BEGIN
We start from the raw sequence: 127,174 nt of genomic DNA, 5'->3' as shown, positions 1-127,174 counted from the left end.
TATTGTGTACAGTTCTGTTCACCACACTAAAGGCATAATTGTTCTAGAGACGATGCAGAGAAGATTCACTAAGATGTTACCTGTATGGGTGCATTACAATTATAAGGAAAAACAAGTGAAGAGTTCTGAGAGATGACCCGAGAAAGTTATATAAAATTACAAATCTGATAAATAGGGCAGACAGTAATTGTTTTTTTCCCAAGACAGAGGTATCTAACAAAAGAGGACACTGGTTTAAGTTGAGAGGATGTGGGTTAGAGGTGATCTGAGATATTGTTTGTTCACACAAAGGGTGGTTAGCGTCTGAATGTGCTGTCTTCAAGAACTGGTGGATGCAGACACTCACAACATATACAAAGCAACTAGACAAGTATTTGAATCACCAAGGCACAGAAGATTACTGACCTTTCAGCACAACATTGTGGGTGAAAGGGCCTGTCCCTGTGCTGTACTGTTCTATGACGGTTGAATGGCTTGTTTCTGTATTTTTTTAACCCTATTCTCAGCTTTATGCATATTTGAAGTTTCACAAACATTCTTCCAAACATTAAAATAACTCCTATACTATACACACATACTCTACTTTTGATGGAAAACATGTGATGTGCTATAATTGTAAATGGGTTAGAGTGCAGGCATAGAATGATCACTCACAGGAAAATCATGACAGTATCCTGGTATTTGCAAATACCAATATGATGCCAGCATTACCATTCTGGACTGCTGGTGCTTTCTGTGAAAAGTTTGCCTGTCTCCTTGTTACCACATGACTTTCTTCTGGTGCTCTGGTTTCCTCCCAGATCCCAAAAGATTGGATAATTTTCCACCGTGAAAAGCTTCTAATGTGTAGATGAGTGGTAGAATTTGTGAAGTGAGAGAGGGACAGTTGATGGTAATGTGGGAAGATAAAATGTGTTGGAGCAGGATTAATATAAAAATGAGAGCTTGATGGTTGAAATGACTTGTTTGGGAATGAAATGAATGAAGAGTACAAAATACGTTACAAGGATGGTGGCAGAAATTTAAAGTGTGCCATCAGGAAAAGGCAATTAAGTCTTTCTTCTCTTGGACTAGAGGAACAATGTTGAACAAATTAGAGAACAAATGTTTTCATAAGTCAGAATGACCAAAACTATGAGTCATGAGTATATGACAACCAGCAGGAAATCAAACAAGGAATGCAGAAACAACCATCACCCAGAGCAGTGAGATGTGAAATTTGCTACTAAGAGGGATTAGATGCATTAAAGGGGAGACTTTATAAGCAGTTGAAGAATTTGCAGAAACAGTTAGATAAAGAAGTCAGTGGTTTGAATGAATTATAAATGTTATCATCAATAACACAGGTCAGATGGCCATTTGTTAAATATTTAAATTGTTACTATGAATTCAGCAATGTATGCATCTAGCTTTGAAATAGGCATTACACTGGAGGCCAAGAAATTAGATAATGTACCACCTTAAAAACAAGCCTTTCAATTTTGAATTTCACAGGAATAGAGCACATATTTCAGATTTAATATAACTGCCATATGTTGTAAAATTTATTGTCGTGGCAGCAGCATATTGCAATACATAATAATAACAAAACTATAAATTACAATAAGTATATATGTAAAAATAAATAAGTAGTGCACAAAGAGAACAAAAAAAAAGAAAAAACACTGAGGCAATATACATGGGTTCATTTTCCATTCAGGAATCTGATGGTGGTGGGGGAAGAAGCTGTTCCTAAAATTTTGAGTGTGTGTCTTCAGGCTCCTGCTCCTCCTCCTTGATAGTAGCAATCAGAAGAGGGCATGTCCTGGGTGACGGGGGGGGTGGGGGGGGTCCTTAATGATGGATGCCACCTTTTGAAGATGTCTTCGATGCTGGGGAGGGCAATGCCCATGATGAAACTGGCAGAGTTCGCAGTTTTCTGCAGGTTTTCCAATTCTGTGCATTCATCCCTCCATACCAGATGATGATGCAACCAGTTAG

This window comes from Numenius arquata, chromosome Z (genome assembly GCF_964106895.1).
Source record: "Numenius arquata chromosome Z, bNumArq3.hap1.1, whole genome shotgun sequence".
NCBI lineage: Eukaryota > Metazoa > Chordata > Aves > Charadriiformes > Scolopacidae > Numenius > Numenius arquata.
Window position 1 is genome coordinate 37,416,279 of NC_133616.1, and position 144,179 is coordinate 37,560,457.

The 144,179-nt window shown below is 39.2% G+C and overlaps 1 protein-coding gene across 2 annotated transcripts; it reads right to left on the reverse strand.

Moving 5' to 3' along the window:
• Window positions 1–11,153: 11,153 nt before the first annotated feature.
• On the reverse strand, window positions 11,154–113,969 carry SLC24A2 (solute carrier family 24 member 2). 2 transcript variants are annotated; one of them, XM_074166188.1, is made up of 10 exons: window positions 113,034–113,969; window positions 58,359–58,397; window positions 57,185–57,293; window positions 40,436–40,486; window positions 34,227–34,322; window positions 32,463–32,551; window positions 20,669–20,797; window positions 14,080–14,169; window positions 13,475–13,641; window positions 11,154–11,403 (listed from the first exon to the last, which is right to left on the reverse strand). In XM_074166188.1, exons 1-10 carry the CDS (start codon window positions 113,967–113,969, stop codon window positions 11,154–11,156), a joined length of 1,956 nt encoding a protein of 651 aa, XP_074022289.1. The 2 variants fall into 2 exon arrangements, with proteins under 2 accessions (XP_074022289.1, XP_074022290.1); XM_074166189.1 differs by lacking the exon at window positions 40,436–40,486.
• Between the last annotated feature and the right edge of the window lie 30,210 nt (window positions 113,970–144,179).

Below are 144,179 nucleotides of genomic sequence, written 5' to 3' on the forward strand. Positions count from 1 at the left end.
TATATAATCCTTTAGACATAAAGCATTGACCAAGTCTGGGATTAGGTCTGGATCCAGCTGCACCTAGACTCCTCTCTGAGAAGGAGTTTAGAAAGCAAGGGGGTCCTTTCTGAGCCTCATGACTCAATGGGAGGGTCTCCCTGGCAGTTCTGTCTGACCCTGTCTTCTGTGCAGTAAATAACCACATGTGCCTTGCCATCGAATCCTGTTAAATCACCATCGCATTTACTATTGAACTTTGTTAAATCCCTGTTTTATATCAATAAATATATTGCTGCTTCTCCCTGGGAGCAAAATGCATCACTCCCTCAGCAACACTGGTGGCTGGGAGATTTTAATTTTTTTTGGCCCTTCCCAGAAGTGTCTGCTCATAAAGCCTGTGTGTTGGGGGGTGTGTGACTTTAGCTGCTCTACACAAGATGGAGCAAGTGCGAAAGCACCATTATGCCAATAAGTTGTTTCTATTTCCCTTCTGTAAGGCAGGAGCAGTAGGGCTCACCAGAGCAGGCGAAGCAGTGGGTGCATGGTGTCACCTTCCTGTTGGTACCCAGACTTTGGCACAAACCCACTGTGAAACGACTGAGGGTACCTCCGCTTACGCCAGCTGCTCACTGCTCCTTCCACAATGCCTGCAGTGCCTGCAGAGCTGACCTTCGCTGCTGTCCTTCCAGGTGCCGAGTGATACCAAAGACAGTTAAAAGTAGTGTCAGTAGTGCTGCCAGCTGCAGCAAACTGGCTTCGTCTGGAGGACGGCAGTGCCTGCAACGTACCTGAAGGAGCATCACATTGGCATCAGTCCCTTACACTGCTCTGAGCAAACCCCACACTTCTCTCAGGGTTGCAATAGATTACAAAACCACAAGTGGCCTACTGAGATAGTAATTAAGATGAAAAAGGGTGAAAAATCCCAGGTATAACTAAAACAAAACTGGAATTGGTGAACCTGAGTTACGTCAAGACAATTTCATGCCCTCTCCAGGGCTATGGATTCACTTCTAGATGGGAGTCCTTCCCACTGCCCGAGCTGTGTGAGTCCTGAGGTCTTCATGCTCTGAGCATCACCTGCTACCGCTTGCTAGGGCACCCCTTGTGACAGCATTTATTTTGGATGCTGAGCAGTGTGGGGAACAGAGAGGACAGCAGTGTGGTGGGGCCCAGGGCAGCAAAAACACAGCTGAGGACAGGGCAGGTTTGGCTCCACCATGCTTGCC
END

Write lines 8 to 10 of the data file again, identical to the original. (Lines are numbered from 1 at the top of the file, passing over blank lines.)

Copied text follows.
Moving 5' to 3' along the window:
• Window positions 1–11,153: 11,153 nt before the first annotated feature.
• On the reverse strand, window positions 11,154–113,969 carry SLC24A2 (solute carrier family 24 member 2). 2 transcript variants are annotated; one of them, XM_074166188.1, is made up of 10 exons: window positions 113,034–113,969; window positions 58,359–58,397; window positions 57,185–57,293; window positions 40,436–40,486; window positions 34,227–34,322; window positions 32,463–32,551; window positions 20,669–20,797; window positions 14,080–14,169; window positions 13,475–13,641; window positions 11,154–11,403 (listed from the first exon to the last, which is right to left on the reverse strand). In XM_074166188.1, exons 1-10 carry the CDS (start codon window positions 113,967–113,969, stop codon window positions 11,154–11,156), a joined length of 1,956 nt encoding a protein of 651 aa, XP_074022289.1. The 2 variants fall into 2 exon arrangements, with proteins under 2 accessions (XP_074022289.1, XP_074022290.1); XM_074166189.1 differs by lacking the exon at window positions 40,436–40,486.